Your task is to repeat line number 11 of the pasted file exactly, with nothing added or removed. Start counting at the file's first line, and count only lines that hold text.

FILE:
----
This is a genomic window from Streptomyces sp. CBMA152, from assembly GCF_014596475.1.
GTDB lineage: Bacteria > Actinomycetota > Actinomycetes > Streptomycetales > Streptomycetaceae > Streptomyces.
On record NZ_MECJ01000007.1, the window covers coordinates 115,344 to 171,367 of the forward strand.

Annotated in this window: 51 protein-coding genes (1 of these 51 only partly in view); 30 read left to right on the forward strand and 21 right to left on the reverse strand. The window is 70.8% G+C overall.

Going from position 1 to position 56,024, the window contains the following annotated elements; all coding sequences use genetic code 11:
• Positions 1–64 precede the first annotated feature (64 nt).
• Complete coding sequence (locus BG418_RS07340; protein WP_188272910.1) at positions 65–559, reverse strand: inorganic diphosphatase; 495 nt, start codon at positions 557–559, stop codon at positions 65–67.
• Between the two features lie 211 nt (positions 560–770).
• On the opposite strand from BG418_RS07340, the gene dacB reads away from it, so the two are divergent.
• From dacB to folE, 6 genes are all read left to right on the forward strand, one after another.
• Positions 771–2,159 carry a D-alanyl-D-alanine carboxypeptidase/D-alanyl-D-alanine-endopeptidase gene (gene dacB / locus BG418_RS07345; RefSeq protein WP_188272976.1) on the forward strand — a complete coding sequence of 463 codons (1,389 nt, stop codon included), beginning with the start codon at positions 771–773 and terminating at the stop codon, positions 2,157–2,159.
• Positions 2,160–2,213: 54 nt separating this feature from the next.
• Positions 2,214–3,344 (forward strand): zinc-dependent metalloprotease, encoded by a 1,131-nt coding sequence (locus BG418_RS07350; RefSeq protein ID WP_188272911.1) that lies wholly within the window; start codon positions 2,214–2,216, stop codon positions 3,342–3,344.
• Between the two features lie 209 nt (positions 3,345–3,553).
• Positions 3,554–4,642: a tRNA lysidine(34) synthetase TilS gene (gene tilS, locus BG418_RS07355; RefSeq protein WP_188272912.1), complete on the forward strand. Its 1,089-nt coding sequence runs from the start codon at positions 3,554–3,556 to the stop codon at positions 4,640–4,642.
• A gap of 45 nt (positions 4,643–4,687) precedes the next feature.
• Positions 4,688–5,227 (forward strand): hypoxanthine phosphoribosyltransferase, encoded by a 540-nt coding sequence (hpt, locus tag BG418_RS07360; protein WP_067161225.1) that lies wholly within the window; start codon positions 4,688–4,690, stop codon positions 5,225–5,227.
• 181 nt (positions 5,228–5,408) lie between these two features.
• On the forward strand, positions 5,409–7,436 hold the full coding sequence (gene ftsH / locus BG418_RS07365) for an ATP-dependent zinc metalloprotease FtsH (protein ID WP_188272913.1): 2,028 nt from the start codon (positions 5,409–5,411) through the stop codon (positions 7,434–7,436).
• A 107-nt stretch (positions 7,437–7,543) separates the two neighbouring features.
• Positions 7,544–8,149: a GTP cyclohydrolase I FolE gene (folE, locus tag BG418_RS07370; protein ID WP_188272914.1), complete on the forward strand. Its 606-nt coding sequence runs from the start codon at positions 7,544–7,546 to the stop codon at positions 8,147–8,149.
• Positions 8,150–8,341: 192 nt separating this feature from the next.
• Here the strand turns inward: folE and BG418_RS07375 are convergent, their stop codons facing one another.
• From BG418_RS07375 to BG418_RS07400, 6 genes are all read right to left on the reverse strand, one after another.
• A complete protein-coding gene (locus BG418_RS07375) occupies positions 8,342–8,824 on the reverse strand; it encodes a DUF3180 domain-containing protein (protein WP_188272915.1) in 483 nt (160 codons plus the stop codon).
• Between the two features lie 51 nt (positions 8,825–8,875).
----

• Positions 771–2,159 carry a D-alanyl-D-alanine carboxypeptidase/D-alanyl-D-alanine-endopeptidase gene (gene dacB / locus BG418_RS07345; RefSeq protein WP_188272976.1) on the forward strand — a complete coding sequence of 463 codons (1,389 nt, stop codon included), beginning with the start codon at positions 771–773 and terminating at the stop codon, positions 2,157–2,159.